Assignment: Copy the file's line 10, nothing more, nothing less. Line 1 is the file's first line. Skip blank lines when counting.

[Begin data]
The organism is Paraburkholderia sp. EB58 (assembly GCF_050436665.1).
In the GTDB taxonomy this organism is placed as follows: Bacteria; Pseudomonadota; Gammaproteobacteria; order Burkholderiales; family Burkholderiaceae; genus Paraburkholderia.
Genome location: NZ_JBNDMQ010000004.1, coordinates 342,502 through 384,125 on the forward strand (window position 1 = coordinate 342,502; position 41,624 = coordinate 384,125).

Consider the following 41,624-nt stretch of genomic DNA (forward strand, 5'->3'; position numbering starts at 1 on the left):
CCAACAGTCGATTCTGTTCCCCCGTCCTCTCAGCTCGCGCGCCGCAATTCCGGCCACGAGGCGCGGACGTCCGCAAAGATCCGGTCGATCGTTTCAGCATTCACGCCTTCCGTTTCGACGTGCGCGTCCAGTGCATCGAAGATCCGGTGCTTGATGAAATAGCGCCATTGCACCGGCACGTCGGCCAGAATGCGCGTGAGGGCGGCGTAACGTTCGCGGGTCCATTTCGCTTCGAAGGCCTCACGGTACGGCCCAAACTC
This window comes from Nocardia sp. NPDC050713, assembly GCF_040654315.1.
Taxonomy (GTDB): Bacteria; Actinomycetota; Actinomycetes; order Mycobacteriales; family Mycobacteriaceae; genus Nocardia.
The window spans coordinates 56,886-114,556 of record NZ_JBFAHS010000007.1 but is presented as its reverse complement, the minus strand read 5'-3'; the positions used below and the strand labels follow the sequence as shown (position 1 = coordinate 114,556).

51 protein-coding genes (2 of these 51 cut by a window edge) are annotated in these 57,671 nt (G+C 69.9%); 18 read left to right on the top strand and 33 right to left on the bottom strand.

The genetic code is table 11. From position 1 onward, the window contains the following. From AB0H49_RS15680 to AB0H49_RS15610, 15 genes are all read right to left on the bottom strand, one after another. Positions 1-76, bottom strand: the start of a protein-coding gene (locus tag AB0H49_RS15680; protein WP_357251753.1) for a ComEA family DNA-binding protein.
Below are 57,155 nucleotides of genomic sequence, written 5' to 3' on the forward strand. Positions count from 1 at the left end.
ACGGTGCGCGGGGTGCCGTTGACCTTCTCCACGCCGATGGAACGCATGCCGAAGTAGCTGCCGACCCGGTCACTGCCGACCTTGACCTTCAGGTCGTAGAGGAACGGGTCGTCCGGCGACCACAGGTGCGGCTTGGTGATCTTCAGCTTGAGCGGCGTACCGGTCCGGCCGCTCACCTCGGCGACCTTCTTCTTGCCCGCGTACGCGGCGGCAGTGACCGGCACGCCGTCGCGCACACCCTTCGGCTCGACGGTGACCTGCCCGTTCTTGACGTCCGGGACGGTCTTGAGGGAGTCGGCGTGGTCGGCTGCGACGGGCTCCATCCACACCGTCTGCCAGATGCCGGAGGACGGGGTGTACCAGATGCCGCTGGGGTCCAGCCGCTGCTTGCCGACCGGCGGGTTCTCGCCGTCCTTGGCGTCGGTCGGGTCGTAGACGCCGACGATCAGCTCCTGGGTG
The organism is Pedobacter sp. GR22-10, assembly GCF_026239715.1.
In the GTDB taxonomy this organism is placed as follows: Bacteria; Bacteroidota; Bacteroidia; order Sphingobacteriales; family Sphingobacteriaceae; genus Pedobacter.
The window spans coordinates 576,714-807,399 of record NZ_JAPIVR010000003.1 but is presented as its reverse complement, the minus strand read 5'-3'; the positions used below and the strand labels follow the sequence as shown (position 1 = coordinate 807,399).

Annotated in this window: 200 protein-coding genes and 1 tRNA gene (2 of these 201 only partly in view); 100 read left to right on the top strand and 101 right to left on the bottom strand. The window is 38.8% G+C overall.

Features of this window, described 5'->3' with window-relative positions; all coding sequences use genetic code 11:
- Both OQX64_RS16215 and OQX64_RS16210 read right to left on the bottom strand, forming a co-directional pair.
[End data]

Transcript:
The genetic code is table 11. From position 1 onward, the window contains the following. From AB0H49_RS15680 to AB0H49_RS15610, 15 genes are all read right to left on the bottom strand, one after another. Positions 1-76, bottom strand: the start of a protein-coding gene (locus tag AB0H49_RS15680; protein WP_357251753.1) for a ComEA family DNA-binding protein.